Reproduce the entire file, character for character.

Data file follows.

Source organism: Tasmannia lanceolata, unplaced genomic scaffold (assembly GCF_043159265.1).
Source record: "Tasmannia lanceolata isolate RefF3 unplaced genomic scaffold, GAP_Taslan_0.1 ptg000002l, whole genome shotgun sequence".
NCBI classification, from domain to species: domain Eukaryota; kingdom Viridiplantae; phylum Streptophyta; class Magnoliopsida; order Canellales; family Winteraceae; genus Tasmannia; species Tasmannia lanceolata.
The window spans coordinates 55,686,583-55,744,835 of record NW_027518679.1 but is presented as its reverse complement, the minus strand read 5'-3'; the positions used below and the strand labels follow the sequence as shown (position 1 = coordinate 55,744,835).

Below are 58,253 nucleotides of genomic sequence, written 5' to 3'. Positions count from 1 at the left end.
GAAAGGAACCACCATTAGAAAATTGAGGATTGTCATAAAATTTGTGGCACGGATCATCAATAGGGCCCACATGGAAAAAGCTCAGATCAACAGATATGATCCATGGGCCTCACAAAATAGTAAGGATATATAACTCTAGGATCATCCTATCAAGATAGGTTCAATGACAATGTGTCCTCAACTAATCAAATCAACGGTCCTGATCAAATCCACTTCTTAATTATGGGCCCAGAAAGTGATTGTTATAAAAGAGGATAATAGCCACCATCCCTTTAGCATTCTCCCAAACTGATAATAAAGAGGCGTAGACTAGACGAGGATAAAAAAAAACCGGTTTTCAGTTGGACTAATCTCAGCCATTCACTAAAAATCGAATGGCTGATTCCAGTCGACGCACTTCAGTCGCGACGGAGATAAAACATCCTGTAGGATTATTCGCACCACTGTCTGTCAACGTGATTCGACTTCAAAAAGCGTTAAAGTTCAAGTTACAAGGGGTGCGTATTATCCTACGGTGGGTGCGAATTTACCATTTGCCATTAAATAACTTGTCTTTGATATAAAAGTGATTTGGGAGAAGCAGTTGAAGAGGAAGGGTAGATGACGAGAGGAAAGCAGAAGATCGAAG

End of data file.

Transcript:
Source organism: Tasmannia lanceolata, unplaced genomic scaffold (assembly GCF_043159265.1).
Source record: "Tasmannia lanceolata isolate RefF3 unplaced genomic scaffold, GAP_Taslan_0.1 ptg000002l, whole genome shotgun sequence".
NCBI classification, from domain to species: domain Eukaryota; kingdom Viridiplantae; phylum Streptophyta; class Magnoliopsida; order Canellales; family Winteraceae; genus Tasmannia; species Tasmannia lanceolata.
The window spans coordinates 55,686,583-55,744,835 of record NW_027518679.1 but is presented as its reverse complement, the minus strand read 5'-3'; the positions used below and the strand labels follow the sequence as shown (position 1 = coordinate 55,744,835).

Below are 58,253 nucleotides of genomic sequence, written 5' to 3'. Positions count from 1 at the left end.
GAAAGGAACCACCATTAGAAAATTGAGGATTGTCATAAAATTTGTGGCACGGATCATCAATAGGGCCCACATGGAAAAAGCTCAGATCAACAGATATGATCCATGGGCCTCACAAAATAGTAAGGATATATAACTCTAGGATCATCCTATCAAGATAGGTTCAATGACAATGTGTCCTCAACTAATCAAATCAACGGTCCTGATCAAATCCACTTCTTAATTATGGGCCCAGAAAGTGATTGTTATAAAAGAGGATAATAGCCACCATCCCTTTAGCATTCTCCCAAACTGATAATAAAGAGGCGTAGACTAGACGAGGATAAAAAAAAACCGGTTTTCAGTTGGACTAATCTCAGCCATTCACTAAAAATCGAATGGCTGATTCCAGTCGACGCACTTCAGTCGCGACGGAGATAAAACATCCTGTAGGATTATTCGCACCACTGTCTGTCAACGTGATTCGACTTCAAAAAGCGTTAAAGTTCAAGTTACAAGGGGTGCGTATTATCCTACGGTGGGTGCGAATTTACCATTTGCCATTAAATAACTTGTCTTTGATATAAAAGTGATTTGGGAGAAGCAGTTGAAGAGGAAGGGTAGATGACGAGAGGAAAGCAGAAGATCGAAG